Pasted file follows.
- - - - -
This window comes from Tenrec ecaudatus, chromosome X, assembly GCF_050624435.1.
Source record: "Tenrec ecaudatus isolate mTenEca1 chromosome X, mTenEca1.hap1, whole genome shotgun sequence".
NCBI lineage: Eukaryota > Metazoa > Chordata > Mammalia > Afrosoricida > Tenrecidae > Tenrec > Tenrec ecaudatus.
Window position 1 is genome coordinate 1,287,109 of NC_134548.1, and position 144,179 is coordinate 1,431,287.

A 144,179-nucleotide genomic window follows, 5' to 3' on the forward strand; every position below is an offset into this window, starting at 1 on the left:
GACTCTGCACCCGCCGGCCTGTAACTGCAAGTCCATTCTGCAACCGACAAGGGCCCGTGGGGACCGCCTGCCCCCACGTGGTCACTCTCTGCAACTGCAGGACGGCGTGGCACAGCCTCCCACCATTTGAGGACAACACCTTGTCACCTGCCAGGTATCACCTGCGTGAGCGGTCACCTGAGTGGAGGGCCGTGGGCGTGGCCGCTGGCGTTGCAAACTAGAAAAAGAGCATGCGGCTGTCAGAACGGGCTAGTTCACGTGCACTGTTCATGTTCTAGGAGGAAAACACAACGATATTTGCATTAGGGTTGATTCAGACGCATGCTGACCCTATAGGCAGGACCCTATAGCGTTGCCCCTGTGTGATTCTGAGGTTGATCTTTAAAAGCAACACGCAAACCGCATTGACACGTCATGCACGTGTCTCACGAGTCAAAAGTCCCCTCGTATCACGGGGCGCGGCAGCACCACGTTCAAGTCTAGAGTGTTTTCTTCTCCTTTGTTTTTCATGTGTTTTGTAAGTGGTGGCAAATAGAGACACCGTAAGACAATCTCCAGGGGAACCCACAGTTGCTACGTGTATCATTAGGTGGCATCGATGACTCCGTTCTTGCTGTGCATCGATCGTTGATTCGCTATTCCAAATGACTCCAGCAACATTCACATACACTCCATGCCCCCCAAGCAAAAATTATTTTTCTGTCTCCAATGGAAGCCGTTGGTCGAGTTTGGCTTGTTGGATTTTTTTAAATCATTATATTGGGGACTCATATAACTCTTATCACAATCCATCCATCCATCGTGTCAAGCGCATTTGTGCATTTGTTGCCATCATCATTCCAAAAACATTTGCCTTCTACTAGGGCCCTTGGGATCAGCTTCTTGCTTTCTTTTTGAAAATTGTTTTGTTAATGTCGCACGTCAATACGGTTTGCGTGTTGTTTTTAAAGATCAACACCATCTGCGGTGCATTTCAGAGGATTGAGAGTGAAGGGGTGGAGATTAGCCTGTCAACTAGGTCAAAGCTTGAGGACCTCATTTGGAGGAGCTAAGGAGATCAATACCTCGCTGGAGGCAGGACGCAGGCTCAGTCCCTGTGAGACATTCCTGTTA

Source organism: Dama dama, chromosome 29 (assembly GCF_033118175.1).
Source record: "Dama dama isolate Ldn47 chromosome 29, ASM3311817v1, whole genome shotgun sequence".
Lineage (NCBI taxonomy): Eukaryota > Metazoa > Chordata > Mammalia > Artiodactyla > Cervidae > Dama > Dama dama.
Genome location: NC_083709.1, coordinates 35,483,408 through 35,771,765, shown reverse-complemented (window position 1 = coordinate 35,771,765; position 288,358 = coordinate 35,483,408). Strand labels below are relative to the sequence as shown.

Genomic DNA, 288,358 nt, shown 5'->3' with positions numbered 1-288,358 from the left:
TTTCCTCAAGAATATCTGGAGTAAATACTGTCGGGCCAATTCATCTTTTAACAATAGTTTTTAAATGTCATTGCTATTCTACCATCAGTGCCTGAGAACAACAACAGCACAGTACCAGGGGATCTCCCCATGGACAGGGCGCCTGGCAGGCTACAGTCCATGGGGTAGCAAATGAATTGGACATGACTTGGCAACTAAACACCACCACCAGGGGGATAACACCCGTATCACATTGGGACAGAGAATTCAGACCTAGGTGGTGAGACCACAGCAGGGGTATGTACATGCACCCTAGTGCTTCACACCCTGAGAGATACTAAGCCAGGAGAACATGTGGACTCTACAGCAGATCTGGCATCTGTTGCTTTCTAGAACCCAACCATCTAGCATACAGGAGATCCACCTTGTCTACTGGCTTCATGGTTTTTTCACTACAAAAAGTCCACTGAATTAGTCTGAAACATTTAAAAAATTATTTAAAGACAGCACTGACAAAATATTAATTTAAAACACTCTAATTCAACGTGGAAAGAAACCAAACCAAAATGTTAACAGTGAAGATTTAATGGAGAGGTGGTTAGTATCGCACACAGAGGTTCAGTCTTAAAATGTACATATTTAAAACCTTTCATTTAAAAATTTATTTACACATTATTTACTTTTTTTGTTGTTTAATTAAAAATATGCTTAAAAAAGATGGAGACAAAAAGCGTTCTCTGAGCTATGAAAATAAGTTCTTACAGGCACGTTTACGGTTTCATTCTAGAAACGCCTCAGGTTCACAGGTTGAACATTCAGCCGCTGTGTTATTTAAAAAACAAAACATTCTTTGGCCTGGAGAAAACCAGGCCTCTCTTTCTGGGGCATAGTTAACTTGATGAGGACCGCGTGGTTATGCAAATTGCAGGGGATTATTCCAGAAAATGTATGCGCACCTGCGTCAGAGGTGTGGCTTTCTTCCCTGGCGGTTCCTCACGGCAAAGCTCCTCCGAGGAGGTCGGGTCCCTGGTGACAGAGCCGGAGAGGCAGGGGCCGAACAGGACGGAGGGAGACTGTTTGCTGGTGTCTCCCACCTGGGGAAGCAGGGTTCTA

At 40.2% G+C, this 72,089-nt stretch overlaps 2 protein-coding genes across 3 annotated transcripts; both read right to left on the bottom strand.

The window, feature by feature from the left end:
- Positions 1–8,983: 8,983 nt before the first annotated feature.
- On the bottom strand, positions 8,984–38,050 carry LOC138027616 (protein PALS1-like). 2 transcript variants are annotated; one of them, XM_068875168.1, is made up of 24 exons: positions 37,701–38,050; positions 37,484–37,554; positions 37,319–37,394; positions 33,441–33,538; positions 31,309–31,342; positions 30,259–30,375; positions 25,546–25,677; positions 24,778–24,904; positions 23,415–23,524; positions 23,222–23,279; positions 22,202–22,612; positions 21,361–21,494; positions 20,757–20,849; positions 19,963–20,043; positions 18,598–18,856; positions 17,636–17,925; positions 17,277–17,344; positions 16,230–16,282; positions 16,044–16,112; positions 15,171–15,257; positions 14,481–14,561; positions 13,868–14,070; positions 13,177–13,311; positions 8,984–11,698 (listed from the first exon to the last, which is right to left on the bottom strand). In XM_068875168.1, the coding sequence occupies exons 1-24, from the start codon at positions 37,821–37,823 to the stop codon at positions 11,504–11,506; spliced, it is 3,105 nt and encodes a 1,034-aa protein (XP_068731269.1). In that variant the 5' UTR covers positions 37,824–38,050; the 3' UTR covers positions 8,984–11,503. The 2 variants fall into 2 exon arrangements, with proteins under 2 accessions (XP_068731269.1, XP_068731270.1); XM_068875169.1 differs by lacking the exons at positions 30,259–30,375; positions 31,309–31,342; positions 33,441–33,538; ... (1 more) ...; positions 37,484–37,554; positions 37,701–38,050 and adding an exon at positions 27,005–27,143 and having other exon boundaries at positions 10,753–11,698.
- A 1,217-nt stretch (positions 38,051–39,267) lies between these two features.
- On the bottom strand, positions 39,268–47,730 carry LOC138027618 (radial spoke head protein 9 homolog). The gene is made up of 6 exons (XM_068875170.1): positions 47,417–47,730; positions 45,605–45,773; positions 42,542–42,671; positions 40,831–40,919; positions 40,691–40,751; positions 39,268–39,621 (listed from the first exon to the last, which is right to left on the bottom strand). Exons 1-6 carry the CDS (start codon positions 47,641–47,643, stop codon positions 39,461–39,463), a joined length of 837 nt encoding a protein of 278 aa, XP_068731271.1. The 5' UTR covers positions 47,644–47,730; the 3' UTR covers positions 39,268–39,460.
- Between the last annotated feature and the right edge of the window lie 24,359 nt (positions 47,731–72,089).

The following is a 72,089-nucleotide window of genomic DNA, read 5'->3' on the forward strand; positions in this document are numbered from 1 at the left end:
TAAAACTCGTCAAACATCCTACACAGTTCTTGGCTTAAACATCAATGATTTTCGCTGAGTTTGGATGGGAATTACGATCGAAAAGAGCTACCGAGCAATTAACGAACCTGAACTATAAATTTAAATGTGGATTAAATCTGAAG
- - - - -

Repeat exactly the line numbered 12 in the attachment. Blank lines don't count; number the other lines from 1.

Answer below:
TTTCCTCAAGAATATCTGGAGTAAATACTGTCGGGCCAATTCATCTTTTAACAATAGTTTTTAAATGTCATTGCTATTCTACCATCAGTGCCTGAGAACAACAACAGCACAGTACCAGGGGATCTCCCCATGGACAGGGCGCCTGGCAGGCTACAGTCCATGGGGTAGCAAATGAATTGGACATGACTTGGCAACTAAACACCACCACCAGGGGGATAACACCCGTATCACATTGGGACAGAGAATTCAGACCTAGGTGGTGAGACCACAGCAGGGGTATGTACATGCACCCTAGTGCTTCACACCCTGAGAGATACTAAGCCAGGAGAACATGTGGACTCTACAGCAGATCTGGCATCTGTTGCTTTCTAGAACCCAACCATCTAGCATACAGGAGATCCACCTTGTCTACTGGCTTCATGGTTTTTTCACTACAAAAAGTCCACTGAATTAGTCTGAAACATTTAAAAAATTATTTAAAGACAGCACTGACAAAATATTAATTTAAAACACTCTAATTCAACGTGGAAAGAAACCAAACCAAAATGTTAACAGTGAAGATTTAATGGAGAGGTGGTTAGTATCGCACACAGAGGTTCAGTCTTAAAATGTACATATTTAAAACCTTTCATTTAAAAATTTATTTACACATTATTTACTTTTTTTGTTGTTTAATTAAAAATATGCTTAAAAAAGATGGAGACAAAAAGCGTTCTCTGAGCTATGAAAATAAGTTCTTACAGGCACGTTTACGGTTTCATTCTAGAAACGCCTCAGGTTCACAGGTTGAACATTCAGCCGCTGTGTTATTTAAAAAACAAAACATTCTTTGGCCTGGAGAAAACCAGGCCTCTCTTTCTGGGGCATAGTTAACTTGATGAGGACCGCGTGGTTATGCAAATTGCAGGGGATTATTCCAGAAAATGTATGCGCACCTGCGTCAGAGGTGTGGCTTTCTTCCCTGGCGGTTCCTCACGGCAAAGCTCCTCCGAGGAGGTCGGGTCCCTGGTGACAGAGCCGGAGAGGCAGGGGCCGAACAGGACGGAGGGAGACTGTTTGCTGGTGTCTCCCACCTGGGGAAGCAGGGTTCTA